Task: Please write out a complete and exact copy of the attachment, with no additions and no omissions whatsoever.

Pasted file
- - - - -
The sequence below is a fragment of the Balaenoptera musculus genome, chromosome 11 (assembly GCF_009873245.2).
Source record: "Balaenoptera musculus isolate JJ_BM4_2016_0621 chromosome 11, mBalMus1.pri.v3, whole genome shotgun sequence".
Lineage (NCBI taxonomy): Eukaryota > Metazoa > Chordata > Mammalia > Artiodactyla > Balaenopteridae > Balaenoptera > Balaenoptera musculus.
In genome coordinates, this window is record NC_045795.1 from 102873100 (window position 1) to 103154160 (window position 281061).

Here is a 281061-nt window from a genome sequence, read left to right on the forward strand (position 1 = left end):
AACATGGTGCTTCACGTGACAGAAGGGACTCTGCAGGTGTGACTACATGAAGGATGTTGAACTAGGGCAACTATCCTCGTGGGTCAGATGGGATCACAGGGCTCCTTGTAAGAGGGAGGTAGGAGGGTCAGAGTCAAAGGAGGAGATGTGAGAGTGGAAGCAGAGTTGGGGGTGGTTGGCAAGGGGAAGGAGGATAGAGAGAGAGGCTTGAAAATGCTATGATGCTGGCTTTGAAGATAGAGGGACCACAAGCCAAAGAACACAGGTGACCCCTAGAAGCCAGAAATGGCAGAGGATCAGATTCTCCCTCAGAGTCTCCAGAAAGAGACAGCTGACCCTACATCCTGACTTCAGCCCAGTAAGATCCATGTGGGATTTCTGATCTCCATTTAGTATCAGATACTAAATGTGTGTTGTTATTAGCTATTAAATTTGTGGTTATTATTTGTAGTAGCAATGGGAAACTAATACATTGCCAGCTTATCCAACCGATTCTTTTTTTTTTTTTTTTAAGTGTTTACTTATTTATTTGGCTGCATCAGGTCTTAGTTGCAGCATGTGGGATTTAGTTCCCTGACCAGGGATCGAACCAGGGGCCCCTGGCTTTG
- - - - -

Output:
The sequence below is a fragment of the Balaenoptera musculus genome, chromosome 11 (assembly GCF_009873245.2).
Source record: "Balaenoptera musculus isolate JJ_BM4_2016_0621 chromosome 11, mBalMus1.pri.v3, whole genome shotgun sequence".
Lineage (NCBI taxonomy): Eukaryota > Metazoa > Chordata > Mammalia > Artiodactyla > Balaenopteridae > Balaenoptera > Balaenoptera musculus.
In genome coordinates, this window is record NC_045795.1 from 102873100 (window position 1) to 103154160 (window position 281061).

Here is a 281061-nt window from a genome sequence, read left to right on the forward strand (position 1 = left end):
AACATGGTGCTTCACGTGACAGAAGGGACTCTGCAGGTGTGACTACATGAAGGATGTTGAACTAGGGCAACTATCCTCGTGGGTCAGATGGGATCACAGGGCTCCTTGTAAGAGGGAGGTAGGAGGGTCAGAGTCAAAGGAGGAGATGTGAGAGTGGAAGCAGAGTTGGGGGTGGTTGGCAAGGGGAAGGAGGATAGAGAGAGAGGCTTGAAAATGCTATGATGCTGGCTTTGAAGATAGAGGGACCACAAGCCAAAGAACACAGGTGACCCCTAGAAGCCAGAAATGGCAGAGGATCAGATTCTCCCTCAGAGTCTCCAGAAAGAGACAGCTGACCCTACATCCTGACTTCAGCCCAGTAAGATCCATGTGGGATTTCTGATCTCCATTTAGTATCAGATACTAAATGTGTGTTGTTATTAGCTATTAAATTTGTGGTTATTATTTGTAGTAGCAATGGGAAACTAATACATTGCCAGCTTATCCAACCGATTCTTTTTTTTTTTTTTTTAAGTGTTTACTTATTTATTTGGCTGCATCAGGTCTTAGTTGCAGCATGTGGGATTTAGTTCCCTGACCAGGGATCGAACCAGGGGCCCCTGGCTTTG